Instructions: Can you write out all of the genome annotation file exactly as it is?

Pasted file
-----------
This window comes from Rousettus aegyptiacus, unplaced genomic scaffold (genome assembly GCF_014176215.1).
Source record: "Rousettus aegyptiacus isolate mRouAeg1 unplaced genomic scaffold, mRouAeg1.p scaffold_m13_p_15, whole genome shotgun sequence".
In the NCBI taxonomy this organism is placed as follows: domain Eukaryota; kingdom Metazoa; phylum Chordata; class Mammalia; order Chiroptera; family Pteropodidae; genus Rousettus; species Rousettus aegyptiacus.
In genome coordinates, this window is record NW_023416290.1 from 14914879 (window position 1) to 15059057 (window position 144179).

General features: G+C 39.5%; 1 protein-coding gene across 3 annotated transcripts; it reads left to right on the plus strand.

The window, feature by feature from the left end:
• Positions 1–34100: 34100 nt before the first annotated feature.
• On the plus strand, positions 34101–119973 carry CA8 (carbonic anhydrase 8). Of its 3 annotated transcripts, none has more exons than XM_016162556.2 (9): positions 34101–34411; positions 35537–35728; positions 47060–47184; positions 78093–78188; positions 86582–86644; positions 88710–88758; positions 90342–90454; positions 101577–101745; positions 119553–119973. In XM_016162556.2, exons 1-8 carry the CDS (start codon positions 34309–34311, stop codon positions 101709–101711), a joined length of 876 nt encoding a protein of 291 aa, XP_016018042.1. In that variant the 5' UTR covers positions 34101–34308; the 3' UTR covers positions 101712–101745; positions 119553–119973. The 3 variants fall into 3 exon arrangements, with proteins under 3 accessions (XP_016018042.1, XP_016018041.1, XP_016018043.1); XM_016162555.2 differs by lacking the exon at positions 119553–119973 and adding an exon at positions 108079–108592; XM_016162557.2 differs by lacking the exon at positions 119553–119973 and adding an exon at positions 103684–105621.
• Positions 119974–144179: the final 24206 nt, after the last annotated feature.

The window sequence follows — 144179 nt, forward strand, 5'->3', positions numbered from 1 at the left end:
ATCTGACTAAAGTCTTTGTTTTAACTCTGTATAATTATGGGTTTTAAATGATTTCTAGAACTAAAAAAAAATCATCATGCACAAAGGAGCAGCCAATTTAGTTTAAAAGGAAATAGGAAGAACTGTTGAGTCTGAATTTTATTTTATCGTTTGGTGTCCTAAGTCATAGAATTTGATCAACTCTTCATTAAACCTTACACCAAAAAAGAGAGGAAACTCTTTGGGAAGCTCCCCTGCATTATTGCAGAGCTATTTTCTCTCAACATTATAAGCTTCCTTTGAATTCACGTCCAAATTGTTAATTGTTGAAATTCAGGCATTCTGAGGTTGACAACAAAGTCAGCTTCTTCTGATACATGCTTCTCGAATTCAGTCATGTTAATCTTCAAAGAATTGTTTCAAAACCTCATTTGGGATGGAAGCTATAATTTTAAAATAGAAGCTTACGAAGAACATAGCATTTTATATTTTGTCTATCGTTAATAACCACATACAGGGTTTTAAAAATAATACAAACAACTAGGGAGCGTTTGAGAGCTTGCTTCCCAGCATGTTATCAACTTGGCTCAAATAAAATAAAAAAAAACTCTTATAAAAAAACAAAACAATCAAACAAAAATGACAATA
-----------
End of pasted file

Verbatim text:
This window comes from Rousettus aegyptiacus, unplaced genomic scaffold (genome assembly GCF_014176215.1).
Source record: "Rousettus aegyptiacus isolate mRouAeg1 unplaced genomic scaffold, mRouAeg1.p scaffold_m13_p_15, whole genome shotgun sequence".
In the NCBI taxonomy this organism is placed as follows: domain Eukaryota; kingdom Metazoa; phylum Chordata; class Mammalia; order Chiroptera; family Pteropodidae; genus Rousettus; species Rousettus aegyptiacus.
In genome coordinates, this window is record NW_023416290.1 from 14914879 (window position 1) to 15059057 (window position 144179).

General features: G+C 39.5%; 1 protein-coding gene across 3 annotated transcripts; it reads left to right on the plus strand.

The window, feature by feature from the left end:
• Positions 1–34100: 34100 nt before the first annotated feature.
• On the plus strand, positions 34101–119973 carry CA8 (carbonic anhydrase 8). Of its 3 annotated transcripts, none has more exons than XM_016162556.2 (9): positions 34101–34411; positions 35537–35728; positions 47060–47184; positions 78093–78188; positions 86582–86644; positions 88710–88758; positions 90342–90454; positions 101577–101745; positions 119553–119973. In XM_016162556.2, exons 1-8 carry the CDS (start codon positions 34309–34311, stop codon positions 101709–101711), a joined length of 876 nt encoding a protein of 291 aa, XP_016018042.1. In that variant the 5' UTR covers positions 34101–34308; the 3' UTR covers positions 101712–101745; positions 119553–119973. The 3 variants fall into 3 exon arrangements, with proteins under 3 accessions (XP_016018042.1, XP_016018041.1, XP_016018043.1); XM_016162555.2 differs by lacking the exon at positions 119553–119973 and adding an exon at positions 108079–108592; XM_016162557.2 differs by lacking the exon at positions 119553–119973 and adding an exon at positions 103684–105621.
• Positions 119974–144179: the final 24206 nt, after the last annotated feature.

The window sequence follows — 144179 nt, forward strand, 5'->3', positions numbered from 1 at the left end:
ATCTGACTAAAGTCTTTGTTTTAACTCTGTATAATTATGGGTTTTAAATGATTTCTAGAACTAAAAAAAAATCATCATGCACAAAGGAGCAGCCAATTTAGTTTAAAAGGAAATAGGAAGAACTGTTGAGTCTGAATTTTATTTTATCGTTTGGTGTCCTAAGTCATAGAATTTGATCAACTCTTCATTAAACCTTACACCAAAAAAGAGAGGAAACTCTTTGGGAAGCTCCCCTGCATTATTGCAGAGCTATTTTCTCTCAACATTATAAGCTTCCTTTGAATTCACGTCCAAATTGTTAATTGTTGAAATTCAGGCATTCTGAGGTTGACAACAAAGTCAGCTTCTTCTGATACATGCTTCTCGAATTCAGTCATGTTAATCTTCAAAGAATTGTTTCAAAACCTCATTTGGGATGGAAGCTATAATTTTAAAATAGAAGCTTACGAAGAACATAGCATTTTATATTTTGTCTATCGTTAATAACCACATACAGGGTTTTAAAAATAATACAAACAACTAGGGAGCGTTTGAGAGCTTGCTTCCCAGCATGTTATCAACTTGGCTCAAATAAAATAAAAAAAAACTCTTATAAAAAAACAAAACAATCAAACAAAAATGACAATA